Meeres-Tsingys – Ocean Tsingy


Les Trois Baies, Madagascar/Madagaskar

La Montagne des français

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Between Antsiranana and the Indian ocean lies the “mountain of the French”, a 340-meter-high rock massif officially protected as a reserve since 2013. Even though it is not a big mountain range and despite its proximity to the city, the reserve is home to five species of lemur, 50 bird species, 40 species of reptile, frogs, chameleons and more than 240 different plants, among them some endemic ones. The reserve is home to some of the most famous specimen of the extremely rare and endangered Baobabs of the Adansonia suarezensis species growing right beside their relatives of the Adansonia madagascariensis species.

Zwischen Antsiranana und dem Indischen Ozean liegt der „Berg der Franzosen“, ein 340 Meter hohes Felsmassiv, das seit 2013 ein offizielles Schutzgebiet ist. Obwohl klein und in unmittelbarer Umgebung der Stadt gelegen, beherbergt das Reservat fünf Lemuren-Arten, 50 Vogelarten, 40 Reptilien-Arten, Frösche, Chamäleons und mehr als 240 Pflanzen, darunter einige endemische Arten. So ist das Reservat auch Heimat der berühmtesten Exemplare der extrem seltenen und stark bedrohten Baobabs der Spezies Adansonia suarezensis, die dort neben Exemplaren von Adansonia madagascariensis zu finden sind. Weiterlesen

Les Trois Baies

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Östlich von Antsiranana rahmen die Montagne des français die Bucht ein und schützen die Stadt und den Hafen vor der schlimmsten Wucht der von Osten kommenden jährlichen Zyklone. Direkt am Zugang zur Bucht liegt Ramena, der Badeort Antsirananas mit schönen Stränden und erstaunlich ruhigem Wasser. Jenseits der Berge locken schließlich drei besonders malerische Buchten Besucher auch an den Indischen Ozean. Alle sind sie durch Riffs und kleine vorgelagerte Inseln vor den heranrollenden Wellenbergen (und den Bullenhaien) geschützt. Die südlichste davon, die Sakalava-Bucht, ist ein Hotspot für Kite-Surfer aus aller Welt, die dort ideale Bedingungen für ihren Sport vorfinden. Immerhin verzeichnet die Region während der Hauptsaison zwischen April und November konstant starken Wind zwischen 20 und 40 Knoten. Nördlich schließt die zumeist völlig verlassene Tauben-Bucht an sowie als letztes die Dünen-Bucht, wo es kleinere Tsingy-Formationen gibt, die sich bis ins Meer erstrecken.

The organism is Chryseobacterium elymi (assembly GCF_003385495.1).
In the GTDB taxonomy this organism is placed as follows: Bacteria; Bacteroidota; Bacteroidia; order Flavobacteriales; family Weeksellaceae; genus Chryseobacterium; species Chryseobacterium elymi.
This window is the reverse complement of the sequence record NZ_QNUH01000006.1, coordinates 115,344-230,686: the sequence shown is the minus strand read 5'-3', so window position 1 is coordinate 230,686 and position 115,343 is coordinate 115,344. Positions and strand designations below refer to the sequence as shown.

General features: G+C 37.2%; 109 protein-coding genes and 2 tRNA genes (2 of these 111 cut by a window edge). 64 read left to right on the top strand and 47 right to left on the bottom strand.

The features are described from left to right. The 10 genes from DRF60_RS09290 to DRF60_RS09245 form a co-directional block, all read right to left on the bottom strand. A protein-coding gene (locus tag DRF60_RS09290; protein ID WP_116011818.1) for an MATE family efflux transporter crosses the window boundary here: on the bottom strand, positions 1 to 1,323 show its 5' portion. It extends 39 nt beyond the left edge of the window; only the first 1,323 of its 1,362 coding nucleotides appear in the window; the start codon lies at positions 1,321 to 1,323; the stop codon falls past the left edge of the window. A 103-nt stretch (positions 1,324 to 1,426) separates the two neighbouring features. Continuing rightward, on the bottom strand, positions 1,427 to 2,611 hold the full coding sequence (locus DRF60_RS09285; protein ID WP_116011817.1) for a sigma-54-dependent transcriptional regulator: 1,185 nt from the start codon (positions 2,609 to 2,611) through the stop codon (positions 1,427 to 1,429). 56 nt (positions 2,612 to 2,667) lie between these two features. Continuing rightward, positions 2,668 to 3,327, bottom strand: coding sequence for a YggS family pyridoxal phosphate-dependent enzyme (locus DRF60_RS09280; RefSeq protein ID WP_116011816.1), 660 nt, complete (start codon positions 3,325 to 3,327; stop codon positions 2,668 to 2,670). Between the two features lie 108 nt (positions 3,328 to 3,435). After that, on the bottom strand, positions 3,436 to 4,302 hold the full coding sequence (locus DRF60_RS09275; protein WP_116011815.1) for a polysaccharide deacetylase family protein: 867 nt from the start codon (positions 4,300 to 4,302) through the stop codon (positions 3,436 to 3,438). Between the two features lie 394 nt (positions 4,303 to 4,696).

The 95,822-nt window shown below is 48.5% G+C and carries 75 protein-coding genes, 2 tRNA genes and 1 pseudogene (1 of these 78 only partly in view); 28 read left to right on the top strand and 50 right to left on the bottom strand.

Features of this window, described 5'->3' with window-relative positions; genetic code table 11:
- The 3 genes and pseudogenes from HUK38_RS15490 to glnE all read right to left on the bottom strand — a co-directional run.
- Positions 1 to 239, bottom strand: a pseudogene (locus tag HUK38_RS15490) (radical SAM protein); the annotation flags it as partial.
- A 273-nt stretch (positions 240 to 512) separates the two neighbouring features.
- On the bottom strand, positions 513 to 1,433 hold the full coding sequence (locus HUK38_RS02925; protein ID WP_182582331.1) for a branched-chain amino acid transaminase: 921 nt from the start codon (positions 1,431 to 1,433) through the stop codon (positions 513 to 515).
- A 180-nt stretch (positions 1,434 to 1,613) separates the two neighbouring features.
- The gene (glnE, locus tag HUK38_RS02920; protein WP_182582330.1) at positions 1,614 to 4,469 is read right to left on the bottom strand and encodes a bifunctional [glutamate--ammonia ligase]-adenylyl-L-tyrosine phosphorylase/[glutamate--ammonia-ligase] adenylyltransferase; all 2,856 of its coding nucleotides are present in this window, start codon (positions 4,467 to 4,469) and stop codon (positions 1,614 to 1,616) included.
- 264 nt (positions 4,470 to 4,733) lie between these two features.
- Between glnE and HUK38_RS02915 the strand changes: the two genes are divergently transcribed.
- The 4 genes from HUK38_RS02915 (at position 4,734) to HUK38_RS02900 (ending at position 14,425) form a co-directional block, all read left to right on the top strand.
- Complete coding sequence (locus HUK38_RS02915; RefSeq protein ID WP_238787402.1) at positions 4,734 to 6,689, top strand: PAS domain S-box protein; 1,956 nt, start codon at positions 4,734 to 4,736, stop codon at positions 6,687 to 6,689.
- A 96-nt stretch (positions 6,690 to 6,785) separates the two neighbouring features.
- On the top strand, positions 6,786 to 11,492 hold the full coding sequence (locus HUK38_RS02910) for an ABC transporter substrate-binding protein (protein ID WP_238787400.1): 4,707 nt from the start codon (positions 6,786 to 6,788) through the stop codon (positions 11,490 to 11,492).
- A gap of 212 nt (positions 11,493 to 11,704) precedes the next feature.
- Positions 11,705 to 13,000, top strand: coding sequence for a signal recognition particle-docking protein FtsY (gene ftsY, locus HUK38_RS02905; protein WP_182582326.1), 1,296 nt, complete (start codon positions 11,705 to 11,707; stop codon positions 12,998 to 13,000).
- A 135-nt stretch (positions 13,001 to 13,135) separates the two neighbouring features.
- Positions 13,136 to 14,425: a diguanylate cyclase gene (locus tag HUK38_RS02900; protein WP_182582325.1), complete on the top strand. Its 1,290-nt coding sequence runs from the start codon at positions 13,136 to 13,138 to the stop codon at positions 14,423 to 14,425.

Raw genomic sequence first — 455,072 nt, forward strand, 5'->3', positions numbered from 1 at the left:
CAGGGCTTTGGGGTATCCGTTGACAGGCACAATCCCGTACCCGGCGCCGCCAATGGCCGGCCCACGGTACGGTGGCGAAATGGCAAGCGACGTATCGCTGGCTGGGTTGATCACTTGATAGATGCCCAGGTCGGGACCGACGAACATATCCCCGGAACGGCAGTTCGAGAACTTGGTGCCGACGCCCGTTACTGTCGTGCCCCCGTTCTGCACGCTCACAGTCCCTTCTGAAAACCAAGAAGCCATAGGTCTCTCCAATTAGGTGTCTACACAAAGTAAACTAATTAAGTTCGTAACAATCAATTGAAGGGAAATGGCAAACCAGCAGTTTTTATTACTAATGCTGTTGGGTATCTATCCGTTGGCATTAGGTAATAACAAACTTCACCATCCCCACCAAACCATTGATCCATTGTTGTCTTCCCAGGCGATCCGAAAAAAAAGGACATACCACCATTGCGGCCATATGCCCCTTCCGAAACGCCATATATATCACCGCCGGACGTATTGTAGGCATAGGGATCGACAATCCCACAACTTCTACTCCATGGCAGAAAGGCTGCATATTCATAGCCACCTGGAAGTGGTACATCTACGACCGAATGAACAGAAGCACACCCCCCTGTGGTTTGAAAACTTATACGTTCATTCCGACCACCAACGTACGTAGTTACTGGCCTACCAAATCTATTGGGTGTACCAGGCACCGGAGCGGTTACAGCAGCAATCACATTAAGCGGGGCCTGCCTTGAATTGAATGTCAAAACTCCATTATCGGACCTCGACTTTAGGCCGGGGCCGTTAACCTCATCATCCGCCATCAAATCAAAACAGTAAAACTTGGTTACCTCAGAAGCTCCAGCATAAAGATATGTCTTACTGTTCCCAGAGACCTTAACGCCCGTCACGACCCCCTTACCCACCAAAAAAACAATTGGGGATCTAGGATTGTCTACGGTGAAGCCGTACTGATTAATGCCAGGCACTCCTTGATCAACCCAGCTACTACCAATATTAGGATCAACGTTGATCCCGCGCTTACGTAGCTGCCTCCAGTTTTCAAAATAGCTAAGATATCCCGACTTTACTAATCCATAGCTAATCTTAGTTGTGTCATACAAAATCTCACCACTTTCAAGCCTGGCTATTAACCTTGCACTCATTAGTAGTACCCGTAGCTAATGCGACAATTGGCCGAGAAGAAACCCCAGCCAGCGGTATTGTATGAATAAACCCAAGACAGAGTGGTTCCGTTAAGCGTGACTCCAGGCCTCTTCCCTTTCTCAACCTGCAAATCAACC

East of Antsiranana, the Montagne des français rim the bay, protecting the city from the sheer brute force of the annual cyclones approaching the island from the east. Ramena, Antsirananas “seaside resort” with beautiful beaches and astonishingly calm water, is situated right at the entrance to the bay. Beyond Ramena and the mountains, three strikingly picturesque bays attract visitors to the area at the Indian Ocean. All of them are protected from the big waves and the bull sharks by reefs as well as several tiny islands off the coast. The southernmost is Sakalava bay, a hotspot for kite-surfers from all around the world who benefit from the ideal conditions with strong steady winds of 20 to 40 knots throughout the main season between April and November. To the north lies remote Pigeon bay, followed by the Bay of Dunes where one can find small Tsingy rock formations extending right to the ocean. Weiterlesen

Seychelles fruit bats – Seychellen-Flughunde





Mahé, Seychelles/Seychellen

Humpback whales in Mozambique Channel – Buckelwale in der Straße von Mosambik

Humpback whales in Mozambique Channel - Buckelwale in der Straße von Mosambik

Humpback whales in Mozambique Channel – Buckelwale in der Straße von Mosambik

Besides sharks, huge rays and African skates as well as Orcas there are many Humpback whales in surrounding seas of Madagascar. In southern winter they move from the Antarctic sea into the warmer water of subtropics to give birth to their calves. They need the warmer water to prevent a shock of hypothermia that could kill the newborn. Especially the bays in the north – like Baie d´Antongil, northeastern Madagascar – are perfect birthplaces because of shallow murky water and a lot of reefs, all of which help keeping the calves safe from predators like bull sharks. Weiterlesen

The Manakara Suicide Bridge

The Manakara Suicide Bridge

The Manakara Suicide Bridge

Manakara is a drowsy postcolonial town on the southeastern coast of Madagascar, sleeping a ruinous sleep after once having been an important port and trading centre since it had been connected to central highland city of Fianarantsoa by railway tracks in 1936. Nowadays Manakara is suffering from Toamasina (Tamatave) being the major port on the eastcoast because of it´s proximity to the capital Antananarivo and the island of Nosy Boraha (pronounced noosh boor; also: Ste. Marie) which is a major tourist hotspot. There is still a lot of business going on with Fianarantsoa because twice a week the train reaches Manakara after an eleven to 36 hours tour through the rainforest and bleak, treeless hillscapes bringing goods and some tourists, who will have an overnight stay before leaving town again. Weiterlesen